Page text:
ROTTER: The thing about an editor is that you can never give up. You just work as hard as you can and the day will pass like lightning. I don’t know that patience is the right word.
Sometimes I would come in at eight in the morning and at ten at night I wouldn’t even realize that time had passed except that someone handed me a sandwich.
HULLFISH: Hopefully two sandwiches in that amount of time.
My point with the patience thing is that when I was a younger editor I always felt like the first edit should be perfect and then it shouldn’t change. And now I realize that the process takes months and months and things change and they evolve and you have to have the patience to have the scene and the film evolve.
ROTTER: It’s true.
I’ll tell you a funny story about that. When I first started working with Dede, it was on Alice’s Restaurant. Before we showed (director) Arthur Penn the movie, we would run it for ourselves. I’d never been on a feature film before and I thought to myself, “Wow! This is perfect.”
Arthur came in and right from the beginning he starts to tear things apart and I think to myself, “How can he do that? It’s beautiful!” Then about 10 months later I realized that he was right. This was the process. From that initial instinct about, “This movie is perfect” to how it actually ended up, taught me a very good lesson.
The only time that you really have to have patience is if there’s a scene that you particularly hate and the director keeps wanting to revisit it. Just when you think, “Oh thank heaven! It’s finished!” they’ll say, “Can we look at that again?” That’s when you need patience. It’s those things that you know are going to be the death of you, and they keep coming back until you think you’re going to scream.
One of those occurred really early on in Alice’s Restaurant was all the Pete Seeger scenes and I’m not a big fan of that kind of music, to begin with. I was the assistant and we kept having to dredge the scene back again and then we were miserable. To this day I remember the song.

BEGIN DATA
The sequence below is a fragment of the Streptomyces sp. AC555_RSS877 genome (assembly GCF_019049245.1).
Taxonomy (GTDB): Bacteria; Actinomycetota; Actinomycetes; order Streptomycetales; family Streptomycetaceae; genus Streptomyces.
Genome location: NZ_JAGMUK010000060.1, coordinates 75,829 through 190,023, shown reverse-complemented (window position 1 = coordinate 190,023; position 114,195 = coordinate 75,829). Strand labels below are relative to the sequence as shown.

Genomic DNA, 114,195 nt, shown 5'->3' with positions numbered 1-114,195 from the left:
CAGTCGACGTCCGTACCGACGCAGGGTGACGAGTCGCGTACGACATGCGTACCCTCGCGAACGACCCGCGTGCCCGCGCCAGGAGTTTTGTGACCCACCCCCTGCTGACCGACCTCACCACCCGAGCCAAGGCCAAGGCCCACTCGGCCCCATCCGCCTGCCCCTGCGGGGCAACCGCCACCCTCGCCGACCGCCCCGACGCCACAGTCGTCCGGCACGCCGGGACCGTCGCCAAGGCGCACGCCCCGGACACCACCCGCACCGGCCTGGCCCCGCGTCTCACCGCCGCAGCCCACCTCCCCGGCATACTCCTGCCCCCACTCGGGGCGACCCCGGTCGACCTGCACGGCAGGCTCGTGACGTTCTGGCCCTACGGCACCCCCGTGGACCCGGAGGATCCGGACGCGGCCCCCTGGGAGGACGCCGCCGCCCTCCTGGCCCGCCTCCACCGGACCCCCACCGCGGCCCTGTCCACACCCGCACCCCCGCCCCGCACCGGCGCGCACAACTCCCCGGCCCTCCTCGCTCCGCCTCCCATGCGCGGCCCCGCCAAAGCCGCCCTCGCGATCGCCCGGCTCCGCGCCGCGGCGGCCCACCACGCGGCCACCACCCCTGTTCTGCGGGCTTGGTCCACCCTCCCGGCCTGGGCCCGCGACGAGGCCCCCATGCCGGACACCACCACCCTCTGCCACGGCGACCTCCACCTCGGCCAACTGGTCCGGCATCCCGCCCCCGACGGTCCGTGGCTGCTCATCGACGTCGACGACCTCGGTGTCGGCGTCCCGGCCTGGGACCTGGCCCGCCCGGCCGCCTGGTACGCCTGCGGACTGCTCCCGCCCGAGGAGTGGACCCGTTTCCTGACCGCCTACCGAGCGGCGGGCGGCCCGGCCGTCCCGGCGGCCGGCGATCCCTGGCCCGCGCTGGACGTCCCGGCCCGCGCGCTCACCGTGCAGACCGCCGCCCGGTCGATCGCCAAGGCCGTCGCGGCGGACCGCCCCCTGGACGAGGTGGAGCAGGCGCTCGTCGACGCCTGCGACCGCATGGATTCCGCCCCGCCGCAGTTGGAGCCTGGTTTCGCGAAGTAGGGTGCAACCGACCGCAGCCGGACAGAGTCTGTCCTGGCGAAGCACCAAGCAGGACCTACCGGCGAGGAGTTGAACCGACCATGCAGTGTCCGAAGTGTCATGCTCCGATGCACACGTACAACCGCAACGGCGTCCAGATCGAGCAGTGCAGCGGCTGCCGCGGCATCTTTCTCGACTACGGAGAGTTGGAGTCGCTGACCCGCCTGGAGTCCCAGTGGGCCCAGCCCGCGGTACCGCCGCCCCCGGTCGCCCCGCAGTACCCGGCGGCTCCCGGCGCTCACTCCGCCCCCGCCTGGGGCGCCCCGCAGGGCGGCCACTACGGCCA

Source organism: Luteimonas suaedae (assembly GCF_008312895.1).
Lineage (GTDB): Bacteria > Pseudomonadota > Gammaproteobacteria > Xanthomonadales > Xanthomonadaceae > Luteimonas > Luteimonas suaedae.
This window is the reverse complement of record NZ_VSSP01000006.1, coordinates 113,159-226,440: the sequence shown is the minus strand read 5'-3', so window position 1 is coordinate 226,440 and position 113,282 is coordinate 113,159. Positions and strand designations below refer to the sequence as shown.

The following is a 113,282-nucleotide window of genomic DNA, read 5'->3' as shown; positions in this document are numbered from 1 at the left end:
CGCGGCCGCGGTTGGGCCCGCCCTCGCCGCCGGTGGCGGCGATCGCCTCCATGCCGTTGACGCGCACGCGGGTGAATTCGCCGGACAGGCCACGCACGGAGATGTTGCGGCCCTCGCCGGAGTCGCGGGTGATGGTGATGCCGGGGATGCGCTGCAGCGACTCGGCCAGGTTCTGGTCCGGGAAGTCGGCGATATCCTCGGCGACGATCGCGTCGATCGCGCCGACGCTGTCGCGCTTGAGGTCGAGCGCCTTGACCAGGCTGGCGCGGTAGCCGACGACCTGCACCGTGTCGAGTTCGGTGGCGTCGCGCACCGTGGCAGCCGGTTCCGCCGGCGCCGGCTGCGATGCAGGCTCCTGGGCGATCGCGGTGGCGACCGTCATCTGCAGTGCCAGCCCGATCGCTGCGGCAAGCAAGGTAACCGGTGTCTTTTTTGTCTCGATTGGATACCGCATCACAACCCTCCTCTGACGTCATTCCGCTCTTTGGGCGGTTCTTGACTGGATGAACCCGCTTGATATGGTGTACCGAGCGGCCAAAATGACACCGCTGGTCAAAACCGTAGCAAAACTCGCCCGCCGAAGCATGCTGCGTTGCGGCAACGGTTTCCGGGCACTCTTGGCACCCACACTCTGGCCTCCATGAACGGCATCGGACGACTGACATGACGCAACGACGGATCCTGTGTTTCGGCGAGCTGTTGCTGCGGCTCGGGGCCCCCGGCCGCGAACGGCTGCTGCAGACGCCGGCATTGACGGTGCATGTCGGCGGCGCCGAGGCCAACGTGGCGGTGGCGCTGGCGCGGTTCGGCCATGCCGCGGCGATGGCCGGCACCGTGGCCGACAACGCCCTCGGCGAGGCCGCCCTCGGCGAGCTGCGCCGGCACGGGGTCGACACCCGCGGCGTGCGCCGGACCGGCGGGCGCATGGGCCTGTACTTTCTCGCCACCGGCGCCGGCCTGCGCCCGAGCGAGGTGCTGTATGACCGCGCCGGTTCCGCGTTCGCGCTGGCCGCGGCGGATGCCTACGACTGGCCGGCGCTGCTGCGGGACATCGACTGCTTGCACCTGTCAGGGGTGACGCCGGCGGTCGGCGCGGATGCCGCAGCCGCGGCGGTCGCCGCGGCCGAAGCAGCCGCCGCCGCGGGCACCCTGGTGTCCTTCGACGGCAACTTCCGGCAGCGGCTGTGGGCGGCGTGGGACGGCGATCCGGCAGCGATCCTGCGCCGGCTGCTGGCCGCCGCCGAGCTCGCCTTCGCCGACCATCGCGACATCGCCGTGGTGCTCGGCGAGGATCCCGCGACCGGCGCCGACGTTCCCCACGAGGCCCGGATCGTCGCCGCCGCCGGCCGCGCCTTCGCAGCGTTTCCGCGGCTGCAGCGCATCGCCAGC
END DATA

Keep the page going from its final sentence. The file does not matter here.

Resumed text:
HULLFISH: Do you remember learning something from Dede about having her scenes ripped apart?
ROTTER: It was a good lesson because she had no problem with that. All her directors were like her heroes. And she was their hero in many instances.
She expected it. And it was a matter of fact. Sometimes she would think that had done something wrong that they shouldn’t have done it, but very very little. It was part of the process. She recognized it as part of the process.
She used to talk through everything while she was working. I’d be handing her pieces of film and she’d talk about every cut: “I should do this.” “Maybe I should do a close-up.”
No matter how long I stayed with her and watched her and learned from her, when you start doing it yourself it’s a whole different ballgame. No matter what, you’re terrible when you start — or at least was. Boy, it was a rude awakening.
HULLFISH: Helping to train an assistant is very different on the Avid because — in your example with Dede — you would never ask an assistant for a shot on the Avid. The editor can access any shot instantly, so the assistants don’t get to hear what the editor wants next and why they might want it or why it didn’t work if they ask you for another shot instead.
ROTTER: What I did do is that I would show my assistants each scene to see whatever their comments would be. Sometimes I would ignore them and sometimes I would implement some of them.
On film, you’d have to take copious notes because it was too hard to go through each roll of film to find what you wanted. In the Avid, you can look at each scene for that section in no time.
Nancy Meyers once said to me that she admired the way I used behavior in my editing because I would look for moments of behavior in the dailies that I could incorporate — not only with their reactions or dialogue but of like weird little behavior — that you could stick in and it would make sense and it would help.
On film, editors used to make select rolls and some of them still do in the Avid. I always thought that making a selects roll limited your options. That if you didn’t go through everything each time then you might miss a moment that — in notes — looked like it didn’t work, but perhaps in context, it would be brilliant.
HULLFISH: There are editors that like them and there are others that don’t.
Another movie you had cut was The Parent Trap. (The 1998 version starring Lindsay Lohan) Was that tricky to edit all of those comedic twin scenes with Lindsay playing both girls?